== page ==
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A Qualitative Perspective on Multiple Health Behaviour Change: Views of Smoking Cessation Advisors Who Promote Physical Activity

Published online by Cambridge University Press:  21 February 2012

Emma S. Everson-Hock
School of Sport and Health Sciences, University of Exeter, United Kingdom; Now at: Section of Public Health, School of Health and Related Research, University of Sheffield, United Kingdom.
Adrian H. Taylor*
School of Sport and Health Sciences, University of Exeter, United Kingdom.
Michael Ussher
Division of Community Health Sciences, St. George's University of London, United Kingdom.
Guy Faulkner
Faculty of Physical Education and Health, University of Toronto, Canada.
*Address for correspondence: Prof Adrian H. Taylor, School of Sport and Health Sciences, University of Exeter, Heavitree Road, Exeter, EX1 2LU, UK.


There are mixed views on whether smoking cessation advisors should focus only on quitting smoking or also promote simultaneous health behaviour changes (e.g., diet, physical activity), but no studies have qualitatively examined the views and vicarious experiences of such health professionals. Semi-structured interviews were conducted with 11 trained smoking cessation advisors who promote physical activity to their clients. The data were categorised into themes using thematic analysis supported by qualitative data analysis software. We report themes that were related to why advisors promote multiple health behaviour change and issues in timing. Physical activity could be promoted as a cessation aid and also as part of a holistic lifestyle change consistent with a nonsmoker identity, thereby increasing feelings of control and addressing fear of weight gain. Multiple changes were promoted pre-quit, simultaneously and post-quit, and advisors asserted that it is important to focus on the needs and capabilities of individual clients when deciding how to time multiple changes. Also, suggesting that PA was a useful and easily performed cessation aid rather than a new behaviour (i.e., structured exercise that may seem irrelevant) may help some clients to avoid a sense of overload.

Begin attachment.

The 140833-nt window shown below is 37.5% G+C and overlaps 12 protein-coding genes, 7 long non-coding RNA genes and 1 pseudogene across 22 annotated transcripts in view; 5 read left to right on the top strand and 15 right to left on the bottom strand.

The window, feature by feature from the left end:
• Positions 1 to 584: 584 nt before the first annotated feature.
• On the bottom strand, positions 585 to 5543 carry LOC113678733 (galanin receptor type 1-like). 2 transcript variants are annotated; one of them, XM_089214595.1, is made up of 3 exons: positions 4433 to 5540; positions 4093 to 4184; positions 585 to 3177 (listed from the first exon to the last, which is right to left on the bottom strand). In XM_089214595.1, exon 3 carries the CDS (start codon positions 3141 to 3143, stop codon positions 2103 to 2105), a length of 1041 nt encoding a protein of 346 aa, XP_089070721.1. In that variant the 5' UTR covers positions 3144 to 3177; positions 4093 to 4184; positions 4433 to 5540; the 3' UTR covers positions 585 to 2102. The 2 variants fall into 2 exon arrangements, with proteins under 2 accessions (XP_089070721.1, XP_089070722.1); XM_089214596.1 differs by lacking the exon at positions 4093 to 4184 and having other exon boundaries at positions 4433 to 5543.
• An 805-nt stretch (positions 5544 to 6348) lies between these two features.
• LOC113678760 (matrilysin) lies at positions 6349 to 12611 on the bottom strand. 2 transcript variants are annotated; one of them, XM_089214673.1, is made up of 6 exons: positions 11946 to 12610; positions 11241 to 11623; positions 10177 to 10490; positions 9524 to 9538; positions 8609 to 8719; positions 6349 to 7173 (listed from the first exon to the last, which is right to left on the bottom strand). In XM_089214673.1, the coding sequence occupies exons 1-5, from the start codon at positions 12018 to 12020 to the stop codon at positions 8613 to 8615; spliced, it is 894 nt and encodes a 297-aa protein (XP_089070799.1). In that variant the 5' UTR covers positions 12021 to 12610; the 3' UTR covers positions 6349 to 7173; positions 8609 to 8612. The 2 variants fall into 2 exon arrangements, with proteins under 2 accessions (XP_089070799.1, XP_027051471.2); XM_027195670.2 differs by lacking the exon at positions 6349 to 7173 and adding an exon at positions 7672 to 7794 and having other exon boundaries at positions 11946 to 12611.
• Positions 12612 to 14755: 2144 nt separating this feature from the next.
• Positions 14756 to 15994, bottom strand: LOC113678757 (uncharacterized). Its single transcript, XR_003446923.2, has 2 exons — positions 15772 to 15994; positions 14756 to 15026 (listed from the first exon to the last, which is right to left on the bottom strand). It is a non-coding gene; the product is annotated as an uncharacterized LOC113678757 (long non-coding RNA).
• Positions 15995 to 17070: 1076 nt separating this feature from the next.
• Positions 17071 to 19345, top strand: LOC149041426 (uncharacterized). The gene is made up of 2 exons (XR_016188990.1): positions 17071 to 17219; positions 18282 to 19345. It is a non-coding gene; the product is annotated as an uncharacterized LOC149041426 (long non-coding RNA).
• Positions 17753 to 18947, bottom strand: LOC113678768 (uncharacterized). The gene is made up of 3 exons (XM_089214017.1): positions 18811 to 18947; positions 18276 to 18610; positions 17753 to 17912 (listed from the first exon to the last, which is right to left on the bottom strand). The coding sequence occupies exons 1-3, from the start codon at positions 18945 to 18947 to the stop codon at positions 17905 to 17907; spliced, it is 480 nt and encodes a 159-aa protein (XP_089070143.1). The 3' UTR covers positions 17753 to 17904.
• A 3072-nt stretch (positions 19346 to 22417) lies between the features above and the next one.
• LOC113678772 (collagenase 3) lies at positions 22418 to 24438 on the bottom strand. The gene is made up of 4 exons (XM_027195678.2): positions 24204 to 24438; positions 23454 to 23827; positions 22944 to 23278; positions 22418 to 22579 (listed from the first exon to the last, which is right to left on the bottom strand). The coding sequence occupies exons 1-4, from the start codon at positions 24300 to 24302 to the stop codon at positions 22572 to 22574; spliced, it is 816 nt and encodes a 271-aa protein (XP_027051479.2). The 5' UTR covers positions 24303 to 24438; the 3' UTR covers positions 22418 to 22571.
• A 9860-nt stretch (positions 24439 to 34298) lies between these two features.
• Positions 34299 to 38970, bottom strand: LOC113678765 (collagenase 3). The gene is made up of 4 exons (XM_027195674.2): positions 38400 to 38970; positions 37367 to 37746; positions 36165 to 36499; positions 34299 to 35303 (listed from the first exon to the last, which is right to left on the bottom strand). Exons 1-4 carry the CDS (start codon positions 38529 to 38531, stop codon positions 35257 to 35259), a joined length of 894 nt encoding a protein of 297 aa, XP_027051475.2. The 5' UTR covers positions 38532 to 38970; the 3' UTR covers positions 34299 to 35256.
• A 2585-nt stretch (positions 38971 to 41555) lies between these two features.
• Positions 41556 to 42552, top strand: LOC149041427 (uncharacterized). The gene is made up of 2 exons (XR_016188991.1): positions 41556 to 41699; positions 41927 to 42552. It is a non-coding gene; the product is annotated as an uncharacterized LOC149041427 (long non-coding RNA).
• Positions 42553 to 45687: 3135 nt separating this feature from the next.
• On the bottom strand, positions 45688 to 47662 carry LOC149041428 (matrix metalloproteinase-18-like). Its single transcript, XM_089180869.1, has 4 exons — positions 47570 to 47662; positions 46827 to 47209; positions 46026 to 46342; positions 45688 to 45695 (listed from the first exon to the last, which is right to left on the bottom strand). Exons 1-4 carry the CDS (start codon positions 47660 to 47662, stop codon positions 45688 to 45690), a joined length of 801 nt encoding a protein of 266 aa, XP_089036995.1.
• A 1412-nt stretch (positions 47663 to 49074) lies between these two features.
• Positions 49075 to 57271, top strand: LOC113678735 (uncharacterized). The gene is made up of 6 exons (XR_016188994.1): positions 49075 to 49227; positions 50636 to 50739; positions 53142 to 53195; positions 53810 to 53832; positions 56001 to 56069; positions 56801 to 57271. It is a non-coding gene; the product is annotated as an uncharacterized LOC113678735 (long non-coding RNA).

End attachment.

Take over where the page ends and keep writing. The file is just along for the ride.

Copyright © Cambridge University Press 2010

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